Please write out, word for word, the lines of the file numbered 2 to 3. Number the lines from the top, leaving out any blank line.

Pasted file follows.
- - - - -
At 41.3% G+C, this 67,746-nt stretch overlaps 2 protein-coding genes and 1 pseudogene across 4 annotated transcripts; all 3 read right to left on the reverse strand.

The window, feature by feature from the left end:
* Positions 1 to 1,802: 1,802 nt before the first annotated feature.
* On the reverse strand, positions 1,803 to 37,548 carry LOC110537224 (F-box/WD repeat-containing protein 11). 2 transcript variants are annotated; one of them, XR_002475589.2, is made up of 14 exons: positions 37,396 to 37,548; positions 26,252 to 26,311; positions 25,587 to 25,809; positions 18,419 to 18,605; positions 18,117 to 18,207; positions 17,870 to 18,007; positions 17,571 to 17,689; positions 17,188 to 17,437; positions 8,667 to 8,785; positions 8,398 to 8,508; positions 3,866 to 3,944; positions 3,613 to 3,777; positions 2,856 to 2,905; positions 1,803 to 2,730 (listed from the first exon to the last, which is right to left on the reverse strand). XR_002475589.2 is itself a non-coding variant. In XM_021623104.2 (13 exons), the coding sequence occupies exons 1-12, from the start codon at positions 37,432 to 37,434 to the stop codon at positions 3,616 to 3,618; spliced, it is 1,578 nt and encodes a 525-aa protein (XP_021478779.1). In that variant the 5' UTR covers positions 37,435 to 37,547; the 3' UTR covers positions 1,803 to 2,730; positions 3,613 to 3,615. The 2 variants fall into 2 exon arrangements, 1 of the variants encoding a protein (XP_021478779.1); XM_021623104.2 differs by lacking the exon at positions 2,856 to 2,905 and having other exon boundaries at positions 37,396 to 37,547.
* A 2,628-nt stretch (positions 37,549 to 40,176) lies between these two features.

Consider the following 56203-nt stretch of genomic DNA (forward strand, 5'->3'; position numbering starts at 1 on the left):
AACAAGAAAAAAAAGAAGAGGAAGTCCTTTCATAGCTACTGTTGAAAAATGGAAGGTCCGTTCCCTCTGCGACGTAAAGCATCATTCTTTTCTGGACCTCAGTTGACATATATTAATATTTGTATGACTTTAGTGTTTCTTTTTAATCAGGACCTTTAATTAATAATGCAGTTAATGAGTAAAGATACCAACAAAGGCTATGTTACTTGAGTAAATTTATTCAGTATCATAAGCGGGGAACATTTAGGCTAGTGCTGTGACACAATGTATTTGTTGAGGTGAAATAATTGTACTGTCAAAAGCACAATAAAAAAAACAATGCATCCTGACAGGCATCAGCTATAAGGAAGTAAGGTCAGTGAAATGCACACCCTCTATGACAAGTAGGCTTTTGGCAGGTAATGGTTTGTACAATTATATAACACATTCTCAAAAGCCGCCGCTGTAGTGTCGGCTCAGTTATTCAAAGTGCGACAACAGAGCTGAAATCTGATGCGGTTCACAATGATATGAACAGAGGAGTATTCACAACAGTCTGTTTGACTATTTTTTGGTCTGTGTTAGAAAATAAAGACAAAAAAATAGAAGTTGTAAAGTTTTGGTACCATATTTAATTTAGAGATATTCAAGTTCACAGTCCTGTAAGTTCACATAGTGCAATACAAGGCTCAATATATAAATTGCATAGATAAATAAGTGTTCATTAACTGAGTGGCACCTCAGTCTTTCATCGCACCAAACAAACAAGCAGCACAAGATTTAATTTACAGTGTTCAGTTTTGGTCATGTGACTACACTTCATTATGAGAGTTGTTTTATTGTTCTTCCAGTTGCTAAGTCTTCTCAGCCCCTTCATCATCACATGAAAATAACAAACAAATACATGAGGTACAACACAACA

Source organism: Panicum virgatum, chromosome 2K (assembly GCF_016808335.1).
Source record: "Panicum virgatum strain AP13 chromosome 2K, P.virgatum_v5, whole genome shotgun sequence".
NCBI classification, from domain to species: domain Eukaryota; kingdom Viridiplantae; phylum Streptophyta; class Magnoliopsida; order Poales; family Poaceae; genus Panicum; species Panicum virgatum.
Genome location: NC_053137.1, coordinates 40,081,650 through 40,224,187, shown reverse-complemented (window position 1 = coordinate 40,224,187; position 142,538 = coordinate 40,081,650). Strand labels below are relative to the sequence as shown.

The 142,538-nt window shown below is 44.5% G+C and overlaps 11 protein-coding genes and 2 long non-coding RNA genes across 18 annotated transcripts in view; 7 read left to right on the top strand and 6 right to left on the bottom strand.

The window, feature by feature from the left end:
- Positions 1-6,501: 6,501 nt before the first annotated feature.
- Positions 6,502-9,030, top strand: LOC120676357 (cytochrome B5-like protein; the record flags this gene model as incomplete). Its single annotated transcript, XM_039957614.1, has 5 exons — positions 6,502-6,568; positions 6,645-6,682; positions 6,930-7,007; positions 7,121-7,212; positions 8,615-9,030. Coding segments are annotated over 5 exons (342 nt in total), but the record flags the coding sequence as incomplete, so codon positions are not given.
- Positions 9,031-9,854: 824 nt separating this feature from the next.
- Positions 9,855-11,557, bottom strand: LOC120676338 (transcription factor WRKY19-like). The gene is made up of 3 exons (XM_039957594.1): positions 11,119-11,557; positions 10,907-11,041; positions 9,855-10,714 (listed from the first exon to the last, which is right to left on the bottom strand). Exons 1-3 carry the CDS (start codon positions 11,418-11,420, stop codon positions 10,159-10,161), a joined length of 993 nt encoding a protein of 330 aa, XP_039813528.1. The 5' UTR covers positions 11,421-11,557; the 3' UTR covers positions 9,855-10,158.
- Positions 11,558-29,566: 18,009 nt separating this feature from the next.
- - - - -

The window, feature by feature from the left end:
* Positions 1 to 1,802: 1,802 nt before the first annotated feature.